A woman has shared a warning to people who use their pinky finger to hold their smartphone, saying it's damaging to the body in various ways.
Many of us often find ourselves clutching our phone with one hand, using our three middle fingers to support the back of the device while our smallest digit holds onto the bottom, leaving the thumb free to scroll.
But Twitter user @MrsBundrige took to social media earlier this week to warn people against doing precisely that, saying it's harmful to your wrist and something that's known as the 'ulnar nerve'.
She wrote: "I don't know who needs to hear this but, when you're using your phone, stop using your pinky as an anchor. It's destroying your wrist and aggravating your ulnar nerve."
I don't know who needs to hear this but, when you're using your phone, stop using your pinky as an anchor. It's destroying your wrist and aggravating your ulnar nerve.
- MrsBundrige (@MrsBundrige) October 18, 2021
The woman, who doesn't appear to come from a medical background, also posted a number of articles to support her concerns.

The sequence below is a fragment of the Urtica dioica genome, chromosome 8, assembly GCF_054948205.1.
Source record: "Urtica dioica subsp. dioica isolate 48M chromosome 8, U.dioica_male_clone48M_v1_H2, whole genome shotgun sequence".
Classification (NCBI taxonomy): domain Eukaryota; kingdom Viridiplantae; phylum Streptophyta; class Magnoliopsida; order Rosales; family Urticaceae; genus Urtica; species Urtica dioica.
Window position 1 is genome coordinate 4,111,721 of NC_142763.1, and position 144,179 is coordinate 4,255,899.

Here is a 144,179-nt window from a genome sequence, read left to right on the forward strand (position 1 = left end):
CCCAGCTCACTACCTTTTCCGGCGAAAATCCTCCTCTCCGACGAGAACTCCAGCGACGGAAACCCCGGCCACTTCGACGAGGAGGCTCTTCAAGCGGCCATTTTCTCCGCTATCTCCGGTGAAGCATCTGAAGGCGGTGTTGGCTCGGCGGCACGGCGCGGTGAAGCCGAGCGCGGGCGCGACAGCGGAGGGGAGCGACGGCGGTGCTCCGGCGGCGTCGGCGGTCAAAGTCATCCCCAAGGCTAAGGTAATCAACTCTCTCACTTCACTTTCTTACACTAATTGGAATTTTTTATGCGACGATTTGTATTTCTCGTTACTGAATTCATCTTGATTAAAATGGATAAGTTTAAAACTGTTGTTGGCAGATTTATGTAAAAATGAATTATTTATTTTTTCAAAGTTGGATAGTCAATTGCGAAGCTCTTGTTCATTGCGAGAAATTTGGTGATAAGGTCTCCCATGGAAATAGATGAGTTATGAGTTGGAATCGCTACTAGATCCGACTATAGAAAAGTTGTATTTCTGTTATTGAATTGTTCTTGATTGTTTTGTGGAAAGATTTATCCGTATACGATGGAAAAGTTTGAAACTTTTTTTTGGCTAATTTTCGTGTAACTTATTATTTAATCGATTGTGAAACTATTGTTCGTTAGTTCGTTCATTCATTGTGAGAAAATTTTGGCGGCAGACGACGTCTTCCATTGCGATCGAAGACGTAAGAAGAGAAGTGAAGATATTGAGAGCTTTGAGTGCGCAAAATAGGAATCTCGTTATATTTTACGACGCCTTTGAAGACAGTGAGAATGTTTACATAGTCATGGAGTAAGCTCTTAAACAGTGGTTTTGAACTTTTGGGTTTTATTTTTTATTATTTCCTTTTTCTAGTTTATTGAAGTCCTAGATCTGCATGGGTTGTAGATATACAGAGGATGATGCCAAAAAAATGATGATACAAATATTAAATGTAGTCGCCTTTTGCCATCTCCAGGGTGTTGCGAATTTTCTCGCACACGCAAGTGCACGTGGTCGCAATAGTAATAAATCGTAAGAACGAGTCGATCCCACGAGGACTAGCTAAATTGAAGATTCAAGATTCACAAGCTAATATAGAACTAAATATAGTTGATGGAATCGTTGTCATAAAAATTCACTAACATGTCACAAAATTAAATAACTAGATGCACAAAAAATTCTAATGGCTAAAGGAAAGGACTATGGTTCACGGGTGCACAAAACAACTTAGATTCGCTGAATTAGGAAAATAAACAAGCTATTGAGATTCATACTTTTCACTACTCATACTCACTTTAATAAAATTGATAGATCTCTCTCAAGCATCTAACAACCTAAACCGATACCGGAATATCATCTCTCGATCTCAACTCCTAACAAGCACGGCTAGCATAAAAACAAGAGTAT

One, from the Cleveland Clinic laid out several injuries linked to 'mobile device overuse', including something that's been dubbed 'texting thumb'.
According to the clinic, leaving your thumb to do all the scrolling and writing can cause 'fine tears in your muscles and tendons', in turn creating 'inflammation that causes swelling and stiffness'.
Orthopedic surgeon Peter J. Evans, MD, PhD recommends varying your texting style, using your index fingers to give your thumbs a break.
Another article she linked to was from Healthline, which claims the fingers most impacted by holding a smartphone, tablet or video game controller are your pinky and thumb.
"By extension, your wrists can also be impacted by the way you hold your phone," journalist Kathryn Watson explains.
The constant pressure on the pinky joint as you anchor your device can lead to 'smartphone finger', which is when tendons are tired out by repetitive movements, resulting in wear and tear on the tendon as well as 'soreness and inflammation'.
According to Healthline, symptoms of smartphone finger - which is also known as tendinitis - include pain or stiffness at the base of the affected finger, a clicking sound when you move your pinky finger, difficulty moving your fingers when you wake up in the morning and numbness in our fingertip.
To help with the issue, you can go hands-free by using a smartphone grip to 'decrease the pressure on your thumb and pinky', use a stylus tool or talk-to-text features, stretch your fingers or simply plan for regular rest periods.
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